Once a satisfactory armed conflict exists and qualifying “peoples” are represented, the provision further limits the circumstances of legitimate application to three scenarios: struggles against colonial domination, alien occupation, or racist regimes.[54] Regarding colonial domination, the commentary and scholars alike are consistent in not spending much time contemplating its meaning, choosing instead to assert that it refers to the classic example of colonialism “where a people has had to take up arms to free itself from the domination of another people.”[55] Almost unanimously, the circumstance of this kind of colonial domination is considered to be a thing of the past and unlikely to reoccur in the sense contemplated by Article 1(4).[56]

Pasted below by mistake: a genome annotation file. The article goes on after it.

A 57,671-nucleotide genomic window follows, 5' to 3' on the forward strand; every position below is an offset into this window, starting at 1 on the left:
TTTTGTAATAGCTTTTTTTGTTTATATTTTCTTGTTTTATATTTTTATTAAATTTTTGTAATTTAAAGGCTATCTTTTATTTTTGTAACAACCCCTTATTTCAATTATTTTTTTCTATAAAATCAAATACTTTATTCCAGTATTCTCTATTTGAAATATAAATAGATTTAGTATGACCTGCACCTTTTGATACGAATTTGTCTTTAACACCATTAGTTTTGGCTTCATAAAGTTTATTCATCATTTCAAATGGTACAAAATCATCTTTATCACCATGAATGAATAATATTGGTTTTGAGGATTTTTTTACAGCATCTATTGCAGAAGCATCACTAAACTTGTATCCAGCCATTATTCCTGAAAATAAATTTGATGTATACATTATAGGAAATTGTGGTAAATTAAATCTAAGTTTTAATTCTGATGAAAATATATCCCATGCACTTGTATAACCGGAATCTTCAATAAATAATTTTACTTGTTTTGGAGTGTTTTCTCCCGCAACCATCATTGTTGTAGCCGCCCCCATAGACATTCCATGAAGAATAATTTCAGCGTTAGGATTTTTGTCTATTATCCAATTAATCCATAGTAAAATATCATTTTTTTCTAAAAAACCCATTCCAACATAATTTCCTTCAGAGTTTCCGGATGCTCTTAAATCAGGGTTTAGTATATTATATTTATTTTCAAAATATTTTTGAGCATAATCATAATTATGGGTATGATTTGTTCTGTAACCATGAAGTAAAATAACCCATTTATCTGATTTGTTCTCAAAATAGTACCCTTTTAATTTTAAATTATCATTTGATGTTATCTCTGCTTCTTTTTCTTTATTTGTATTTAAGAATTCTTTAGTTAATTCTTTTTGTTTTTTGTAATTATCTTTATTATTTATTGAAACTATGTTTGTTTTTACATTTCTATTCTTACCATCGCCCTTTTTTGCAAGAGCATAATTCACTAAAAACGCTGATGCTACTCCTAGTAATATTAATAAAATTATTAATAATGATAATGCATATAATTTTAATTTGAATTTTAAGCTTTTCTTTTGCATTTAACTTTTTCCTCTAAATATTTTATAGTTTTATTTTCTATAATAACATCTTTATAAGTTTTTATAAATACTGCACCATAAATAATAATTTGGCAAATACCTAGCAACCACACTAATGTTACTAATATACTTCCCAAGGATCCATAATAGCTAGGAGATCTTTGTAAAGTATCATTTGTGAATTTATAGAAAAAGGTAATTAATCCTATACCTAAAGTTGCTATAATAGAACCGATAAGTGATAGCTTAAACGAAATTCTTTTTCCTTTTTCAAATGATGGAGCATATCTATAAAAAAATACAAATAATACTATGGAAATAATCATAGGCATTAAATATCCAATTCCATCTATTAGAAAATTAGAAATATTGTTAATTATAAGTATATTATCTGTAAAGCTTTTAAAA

Alien occupation, on the opposite end to colonial domination, is considered the circumstance with the most longevity into the modern era.[57] In support of that stance, the Swiss Federal Department of Foreign Affairs situated the Polisario Front within this concept when approving its declaration to activate Article 1(4).[58] Alien occupation, as a concept, is considered distinct from “belligerent occupation,” which is a much more developed and frequently invoked area of IHL.[59] Recall the second category from CA2 by which the law of IAC is applied: all cases of partial or total occupation of the territory of a contracting party.[60]